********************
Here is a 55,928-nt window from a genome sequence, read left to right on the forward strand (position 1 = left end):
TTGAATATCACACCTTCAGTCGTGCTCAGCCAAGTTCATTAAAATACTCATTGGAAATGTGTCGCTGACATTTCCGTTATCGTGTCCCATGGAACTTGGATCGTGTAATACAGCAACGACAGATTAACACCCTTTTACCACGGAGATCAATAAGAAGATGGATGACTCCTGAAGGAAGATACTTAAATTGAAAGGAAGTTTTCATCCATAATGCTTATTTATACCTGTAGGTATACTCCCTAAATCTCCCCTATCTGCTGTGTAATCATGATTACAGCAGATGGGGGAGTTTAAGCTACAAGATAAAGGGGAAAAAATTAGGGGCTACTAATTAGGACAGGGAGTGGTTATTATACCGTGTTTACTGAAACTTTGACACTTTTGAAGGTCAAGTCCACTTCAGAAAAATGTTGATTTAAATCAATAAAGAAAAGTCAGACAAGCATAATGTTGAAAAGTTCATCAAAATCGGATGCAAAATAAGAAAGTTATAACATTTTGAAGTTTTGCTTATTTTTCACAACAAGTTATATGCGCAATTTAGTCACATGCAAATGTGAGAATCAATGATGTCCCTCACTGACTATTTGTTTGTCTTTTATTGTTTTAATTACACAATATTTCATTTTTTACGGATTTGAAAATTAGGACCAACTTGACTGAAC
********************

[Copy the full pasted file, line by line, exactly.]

Here is a 55,928-nt window from a genome sequence, read left to right on the forward strand (position 1 = left end):
TTGAATATCACACCTTCAGTCGTGCTCAGCCAAGTTCATTAAAATACTCATTGGAAATGTGTCGCTGACATTTCCGTTATCGTGTCCCATGGAACTTGGATCGTGTAATACAGCAACGACAGATTAACACCCTTTTACCACGGAGATCAATAAGAAGATGGATGACTCCTGAAGGAAGATACTTAAATTGAAAGGAAGTTTTCATCCATAATGCTTATTTATACCTGTAGGTATACTCCCTAAATCTCCCCTATCTGCTGTGTAATCATGATTACAGCAGATGGGGGAGTTTAAGCTACAAGATAAAGGGGAAAAAATTAGGGGCTACTAATTAGGACAGGGAGTGGTTATTATACCGTGTTTACTGAAACTTTGACACTTTTGAAGGTCAAGTCCACTTCAGAAAAATGTTGATTTAAATCAATAAAGAAAAGTCAGACAAGCATAATGTTGAAAAGTTCATCAAAATCGGATGCAAAATAAGAAAGTTATAACATTTTGAAGTTTTGCTTATTTTTCACAACAAGTTATATGCGCAATTTAGTCACATGCAAATGTGAGAATCAATGATGTCCCTCACTGACTATTTGTTTGTCTTTTATTGTTTTAATTACACAATATTTCATTTTTTACGGATTTGAAAATTAGGACCAACTTGACTGAAC